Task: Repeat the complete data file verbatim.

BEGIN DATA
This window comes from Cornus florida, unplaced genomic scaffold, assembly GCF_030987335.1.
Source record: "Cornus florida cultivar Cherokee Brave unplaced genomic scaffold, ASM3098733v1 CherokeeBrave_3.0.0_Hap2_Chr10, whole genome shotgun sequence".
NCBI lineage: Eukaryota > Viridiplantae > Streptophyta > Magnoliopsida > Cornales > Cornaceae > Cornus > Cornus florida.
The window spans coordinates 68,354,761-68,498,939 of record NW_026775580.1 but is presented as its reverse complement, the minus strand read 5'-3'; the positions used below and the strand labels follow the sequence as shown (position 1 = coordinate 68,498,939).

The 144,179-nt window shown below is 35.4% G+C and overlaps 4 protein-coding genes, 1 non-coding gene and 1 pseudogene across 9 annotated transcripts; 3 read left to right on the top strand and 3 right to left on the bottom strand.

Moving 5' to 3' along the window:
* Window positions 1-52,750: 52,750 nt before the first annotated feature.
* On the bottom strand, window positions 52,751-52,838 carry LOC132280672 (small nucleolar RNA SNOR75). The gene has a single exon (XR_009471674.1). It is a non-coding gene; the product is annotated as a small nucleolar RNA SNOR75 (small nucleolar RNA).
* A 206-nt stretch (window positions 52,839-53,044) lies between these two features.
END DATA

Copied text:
This window comes from Cornus florida, unplaced genomic scaffold, assembly GCF_030987335.1.
Source record: "Cornus florida cultivar Cherokee Brave unplaced genomic scaffold, ASM3098733v1 CherokeeBrave_3.0.0_Hap2_Chr10, whole genome shotgun sequence".
NCBI lineage: Eukaryota > Viridiplantae > Streptophyta > Magnoliopsida > Cornales > Cornaceae > Cornus > Cornus florida.
The window spans coordinates 68,354,761-68,498,939 of record NW_026775580.1 but is presented as its reverse complement, the minus strand read 5'-3'; the positions used below and the strand labels follow the sequence as shown (position 1 = coordinate 68,498,939).

The 144,179-nt window shown below is 35.4% G+C and overlaps 4 protein-coding genes, 1 non-coding gene and 1 pseudogene across 9 annotated transcripts; 3 read left to right on the top strand and 3 right to left on the bottom strand.

Moving 5' to 3' along the window:
* Window positions 1-52,750: 52,750 nt before the first annotated feature.
* On the bottom strand, window positions 52,751-52,838 carry LOC132280672 (small nucleolar RNA SNOR75). The gene has a single exon (XR_009471674.1). It is a non-coding gene; the product is annotated as a small nucleolar RNA SNOR75 (small nucleolar RNA).
* A 206-nt stretch (window positions 52,839-53,044) lies between these two features.